Royal Caribbean focuses on profitability goal

Royal Caribbean goal seeks to unite global workforce

Second-largest cruiseship owner focused on delivering on ‘Double-Double’ programme — but what next?

Royal Caribbean Cruises set an ambitious goal for itself a few years ago.

In a programme it dubbed the “Double-Double”, the world’s second-largest cruiseship owner aimed to double its earnings per share (EPS) by 2017 compared with 2014’s results, and deliver a double-digit return on invested capital.

As this year started on an optimistic note, Royal Caribbean executives told the investing community that the New York-listed company expects to deliver on the those twin goals.

Royal Caribbean is projecting adjusted EPS of between $6.90 and $7.10 for 2017, which would double 2014’s EPS of $3.39. And the company has a track record of delivering earnings within the guidance set out early in the year.

In this final lap of the Double-Double effort, investors and analysts want to know what comes next for Royal Caribbean and its portfolio of brands.

For Adam Goldstein, the Miami company’s president and chief operating officer, it’s still too soon to shift concentration from the task at hand.

“This year still has a long way to go, so we’re going to keep our focus on the challenge that we set ourselves before we dwell on what the next thing might be,” he said.

Still, Goldstein says, Royal Caribbean learned a valuable lesson: that its vast workforce across the globe under multiple cruise lines can be united in a single direction.

The Double-Double was designed not to be just a C-Suite initiative, but rather as a guiding principle across Royal Caribbean’s 70,000 or so employees, 90% of which are onboard ships.

Goldstein says that before the programme, the company had never tried to galvanise its workforce in a single direction.

“We weren’t exactly sure what to expect when we said this will be our guidepost financially for the next three years,” he said, speaking at his office overlooking a corner of Biscayne Bay.

“What we’ve learned is that our management team and our people around the world, and our people on the ships, are very responsive to a unified direction, a clear game plan and tangible metrics to achieve.”

If Royal Caribbean succeeds this year in doubling its earnings goal, it would build on a few years of consistent profitability growth. Last year’s adjusted EPS, for example, tripled the figure earned in 2012.

The company has 49 ships across its fleet, which is made up of the vessels in wholly owned brands Royal Caribbean International, Celebrity Cruises and joint-venture brands TUI Cruises, Pullmantur and SkySea Cruises.

As with its competitors, its 13-vessel orderbook stretches deep, with the final vessel scheduled for delivery in 2024.

It’s no accident that Royal Caribbean is boosting its bottom line as it continues to add the world’s largest cruiseships to its fleet.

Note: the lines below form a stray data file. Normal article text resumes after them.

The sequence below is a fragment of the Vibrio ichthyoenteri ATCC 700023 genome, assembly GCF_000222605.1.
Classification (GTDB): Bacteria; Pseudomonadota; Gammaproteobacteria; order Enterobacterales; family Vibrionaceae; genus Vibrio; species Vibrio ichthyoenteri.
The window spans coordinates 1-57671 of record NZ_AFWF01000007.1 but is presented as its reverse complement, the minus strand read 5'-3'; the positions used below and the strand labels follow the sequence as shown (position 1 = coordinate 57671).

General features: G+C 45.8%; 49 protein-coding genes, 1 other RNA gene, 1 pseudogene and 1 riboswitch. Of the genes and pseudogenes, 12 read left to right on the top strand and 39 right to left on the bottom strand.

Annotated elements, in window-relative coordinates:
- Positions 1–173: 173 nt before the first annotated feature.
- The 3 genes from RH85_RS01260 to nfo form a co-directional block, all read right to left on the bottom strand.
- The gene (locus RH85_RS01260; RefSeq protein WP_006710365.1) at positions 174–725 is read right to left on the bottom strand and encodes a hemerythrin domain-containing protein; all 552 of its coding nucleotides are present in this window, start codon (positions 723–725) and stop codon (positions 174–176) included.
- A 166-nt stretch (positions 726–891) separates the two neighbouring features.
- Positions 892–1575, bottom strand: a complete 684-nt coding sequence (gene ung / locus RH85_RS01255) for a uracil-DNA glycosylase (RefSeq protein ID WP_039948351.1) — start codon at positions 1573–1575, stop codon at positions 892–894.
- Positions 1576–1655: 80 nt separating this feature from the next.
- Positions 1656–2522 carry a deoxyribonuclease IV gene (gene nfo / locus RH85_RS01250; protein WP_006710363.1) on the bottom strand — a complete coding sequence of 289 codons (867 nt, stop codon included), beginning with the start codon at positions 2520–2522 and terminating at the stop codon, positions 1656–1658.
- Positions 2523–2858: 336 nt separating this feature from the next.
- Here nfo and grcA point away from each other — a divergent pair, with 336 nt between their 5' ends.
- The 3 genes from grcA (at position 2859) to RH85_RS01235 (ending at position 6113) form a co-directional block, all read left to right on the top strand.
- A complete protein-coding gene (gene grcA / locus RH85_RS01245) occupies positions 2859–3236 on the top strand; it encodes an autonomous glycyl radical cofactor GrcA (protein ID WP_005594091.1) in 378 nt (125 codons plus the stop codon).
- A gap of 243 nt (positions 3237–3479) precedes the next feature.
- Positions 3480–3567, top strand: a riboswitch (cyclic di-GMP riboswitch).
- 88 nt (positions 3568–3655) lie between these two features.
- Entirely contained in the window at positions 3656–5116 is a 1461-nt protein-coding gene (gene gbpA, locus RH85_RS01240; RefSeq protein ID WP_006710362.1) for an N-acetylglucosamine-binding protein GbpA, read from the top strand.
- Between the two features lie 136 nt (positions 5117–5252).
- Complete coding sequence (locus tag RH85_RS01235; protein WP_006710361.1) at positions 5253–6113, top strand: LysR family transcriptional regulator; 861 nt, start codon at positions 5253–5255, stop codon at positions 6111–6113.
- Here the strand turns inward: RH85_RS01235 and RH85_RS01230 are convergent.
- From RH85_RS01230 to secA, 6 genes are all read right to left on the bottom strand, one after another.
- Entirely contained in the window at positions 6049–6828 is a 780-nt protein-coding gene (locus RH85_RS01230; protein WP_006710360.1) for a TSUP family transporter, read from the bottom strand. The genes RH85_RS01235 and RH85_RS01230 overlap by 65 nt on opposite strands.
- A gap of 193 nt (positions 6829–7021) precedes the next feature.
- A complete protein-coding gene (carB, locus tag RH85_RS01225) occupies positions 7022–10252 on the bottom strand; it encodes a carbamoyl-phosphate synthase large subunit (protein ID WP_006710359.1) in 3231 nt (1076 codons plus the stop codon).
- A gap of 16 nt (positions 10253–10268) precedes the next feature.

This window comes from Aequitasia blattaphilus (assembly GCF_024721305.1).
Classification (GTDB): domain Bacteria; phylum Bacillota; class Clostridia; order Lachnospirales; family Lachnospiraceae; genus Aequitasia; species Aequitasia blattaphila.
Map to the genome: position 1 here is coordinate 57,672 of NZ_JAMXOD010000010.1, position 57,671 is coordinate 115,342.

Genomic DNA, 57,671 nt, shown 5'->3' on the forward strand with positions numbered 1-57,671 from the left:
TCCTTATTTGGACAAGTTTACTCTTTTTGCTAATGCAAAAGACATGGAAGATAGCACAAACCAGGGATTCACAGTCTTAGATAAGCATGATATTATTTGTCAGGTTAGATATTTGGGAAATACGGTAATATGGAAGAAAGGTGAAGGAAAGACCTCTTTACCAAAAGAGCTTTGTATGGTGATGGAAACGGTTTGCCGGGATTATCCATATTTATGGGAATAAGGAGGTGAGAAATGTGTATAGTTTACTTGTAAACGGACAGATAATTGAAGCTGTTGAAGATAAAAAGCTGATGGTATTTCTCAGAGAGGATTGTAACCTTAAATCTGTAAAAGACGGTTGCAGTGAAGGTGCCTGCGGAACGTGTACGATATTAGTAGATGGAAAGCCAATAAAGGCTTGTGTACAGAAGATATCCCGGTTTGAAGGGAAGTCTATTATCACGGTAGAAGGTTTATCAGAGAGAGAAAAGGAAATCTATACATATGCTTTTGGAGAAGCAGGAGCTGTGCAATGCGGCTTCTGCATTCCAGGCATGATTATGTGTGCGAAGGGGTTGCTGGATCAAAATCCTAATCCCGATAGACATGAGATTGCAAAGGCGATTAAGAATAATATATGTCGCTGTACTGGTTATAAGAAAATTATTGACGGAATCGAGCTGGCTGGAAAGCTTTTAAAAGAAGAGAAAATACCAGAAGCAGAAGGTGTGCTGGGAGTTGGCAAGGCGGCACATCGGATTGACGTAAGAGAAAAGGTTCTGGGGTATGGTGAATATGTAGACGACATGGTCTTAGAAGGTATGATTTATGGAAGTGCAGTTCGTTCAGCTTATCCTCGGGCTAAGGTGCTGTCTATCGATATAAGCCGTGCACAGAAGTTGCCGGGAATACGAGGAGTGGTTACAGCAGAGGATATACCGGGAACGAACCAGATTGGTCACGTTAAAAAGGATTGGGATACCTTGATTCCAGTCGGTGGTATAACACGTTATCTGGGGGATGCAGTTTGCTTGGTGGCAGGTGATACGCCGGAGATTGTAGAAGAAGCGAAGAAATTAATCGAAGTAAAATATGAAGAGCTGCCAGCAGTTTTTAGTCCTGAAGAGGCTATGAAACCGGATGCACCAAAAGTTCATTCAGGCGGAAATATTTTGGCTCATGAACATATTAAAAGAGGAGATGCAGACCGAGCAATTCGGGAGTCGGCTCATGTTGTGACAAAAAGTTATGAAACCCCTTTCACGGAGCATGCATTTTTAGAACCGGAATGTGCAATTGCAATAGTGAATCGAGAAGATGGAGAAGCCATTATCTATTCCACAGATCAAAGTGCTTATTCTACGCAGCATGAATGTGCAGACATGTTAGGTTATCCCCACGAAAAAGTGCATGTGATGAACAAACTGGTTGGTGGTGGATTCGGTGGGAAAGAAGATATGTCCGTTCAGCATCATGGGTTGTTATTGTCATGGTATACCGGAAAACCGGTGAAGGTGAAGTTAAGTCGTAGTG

Put simply, big new ships mean big profits.

Goldstein says it should come as no surprise that larger brands Royal Caribbean International and Celebrity Cruises have been increasing their average vessel size.

“The newer and larger ships disproportionately deliver profitability to our company. It’s very, very clear,” said Goldstein. “We’ve made no bones about that. That’s just the reality economically of how the business model works.”

But that doesn’t mean Royal Caribbean Cruises doesn’t see a place for its smaller wholly-owned brand, Azamara Club Cruises.

Azamara had just two ships since it was founded in 2007, and there have been no plans announced to expand that.

The line’s president and chief executive, Larry Pimentel, says while on one hand that static fleet position could be seen as disappointing, it has actually placed Azamara in a profitable position at a time when Royal Caribbean Cruises is focused on shareholder returns.

“In our case it’s a simple formula: satisfying guests profitably,” Pimentel told TradeWinds. “If you can’t do the first, you can’t do the second or any part of that; you’ve got a problem.”

Pimentel says the company’s destination-focused product is very well received by guests, and that Azamara’s time for growth may come, perhaps as a result of existing orders in the luxury sector.

Goldstein explained that Royal Caribbean has stressed its desire to keep a flexible fleet profile, and he says that doesn’t conflict with its drive for large ships.

Big ships cannot go to all ports, and customers want to see the world within the Royal Caribbean umbrella. And Azamara does things that Royal Caribbean International cannot do, Goldstein says.

“Azamara Club Cruises has really distinguished itself just by being one of the smaller cruise brands in the industry. In its fidelity to delivering an outstanding destination experience it’s carved out that niche in the market and it’s constantly upping its game,” he said.

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